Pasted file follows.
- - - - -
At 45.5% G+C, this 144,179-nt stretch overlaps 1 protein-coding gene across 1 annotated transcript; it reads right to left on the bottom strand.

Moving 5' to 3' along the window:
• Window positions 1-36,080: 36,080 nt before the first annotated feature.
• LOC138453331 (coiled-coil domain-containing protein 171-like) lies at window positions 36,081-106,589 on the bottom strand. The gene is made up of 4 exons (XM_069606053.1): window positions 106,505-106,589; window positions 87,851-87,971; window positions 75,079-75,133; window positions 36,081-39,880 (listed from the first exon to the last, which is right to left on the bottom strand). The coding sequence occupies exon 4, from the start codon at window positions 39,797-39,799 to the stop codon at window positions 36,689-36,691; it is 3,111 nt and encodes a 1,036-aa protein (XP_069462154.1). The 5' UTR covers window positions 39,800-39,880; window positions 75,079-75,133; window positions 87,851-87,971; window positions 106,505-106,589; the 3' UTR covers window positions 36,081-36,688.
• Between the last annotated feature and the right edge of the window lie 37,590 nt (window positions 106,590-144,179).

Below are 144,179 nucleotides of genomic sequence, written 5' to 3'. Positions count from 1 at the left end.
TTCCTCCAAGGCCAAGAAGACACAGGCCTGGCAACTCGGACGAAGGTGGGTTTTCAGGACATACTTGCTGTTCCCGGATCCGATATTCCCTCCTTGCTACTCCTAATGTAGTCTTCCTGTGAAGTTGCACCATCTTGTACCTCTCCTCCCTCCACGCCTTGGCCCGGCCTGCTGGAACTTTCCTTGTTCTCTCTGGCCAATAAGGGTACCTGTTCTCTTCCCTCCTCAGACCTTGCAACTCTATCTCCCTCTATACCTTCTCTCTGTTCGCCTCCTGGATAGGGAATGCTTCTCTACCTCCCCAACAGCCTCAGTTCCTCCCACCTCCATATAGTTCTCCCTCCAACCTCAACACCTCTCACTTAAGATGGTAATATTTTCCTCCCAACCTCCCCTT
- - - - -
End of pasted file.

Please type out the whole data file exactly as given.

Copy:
At 45.5% G+C, this 144,179-nt stretch overlaps 1 protein-coding gene across 1 annotated transcript; it reads right to left on the bottom strand.

Moving 5' to 3' along the window:
• Window positions 1-36,080: 36,080 nt before the first annotated feature.
• LOC138453331 (coiled-coil domain-containing protein 171-like) lies at window positions 36,081-106,589 on the bottom strand. The gene is made up of 4 exons (XM_069606053.1): window positions 106,505-106,589; window positions 87,851-87,971; window positions 75,079-75,133; window positions 36,081-39,880 (listed from the first exon to the last, which is right to left on the bottom strand). The coding sequence occupies exon 4, from the start codon at window positions 39,797-39,799 to the stop codon at window positions 36,689-36,691; it is 3,111 nt and encodes a 1,036-aa protein (XP_069462154.1). The 5' UTR covers window positions 39,800-39,880; window positions 75,079-75,133; window positions 87,851-87,971; window positions 106,505-106,589; the 3' UTR covers window positions 36,081-36,688.
• Between the last annotated feature and the right edge of the window lie 37,590 nt (window positions 106,590-144,179).

Below are 144,179 nucleotides of genomic sequence, written 5' to 3'. Positions count from 1 at the left end.
TTCCTCCAAGGCCAAGAAGACACAGGCCTGGCAACTCGGACGAAGGTGGGTTTTCAGGACATACTTGCTGTTCCCGGATCCGATATTCCCTCCTTGCTACTCCTAATGTAGTCTTCCTGTGAAGTTGCACCATCTTGTACCTCTCCTCCCTCCACGCCTTGGCCCGGCCTGCTGGAACTTTCCTTGTTCTCTCTGGCCAATAAGGGTACCTGTTCTCTTCCCTCCTCAGACCTTGCAACTCTATCTCCCTCTATACCTTCTCTCTGTTCGCCTCCTGGATAGGGAATGCTTCTCTACCTCCCCAACAGCCTCAGTTCCTCCCACCTCCATATAGTTCTCCCTCCAACCTCAACACCTCTCACTTAAGATGGTAATATTTTCCTCCCAACCTCCCCTT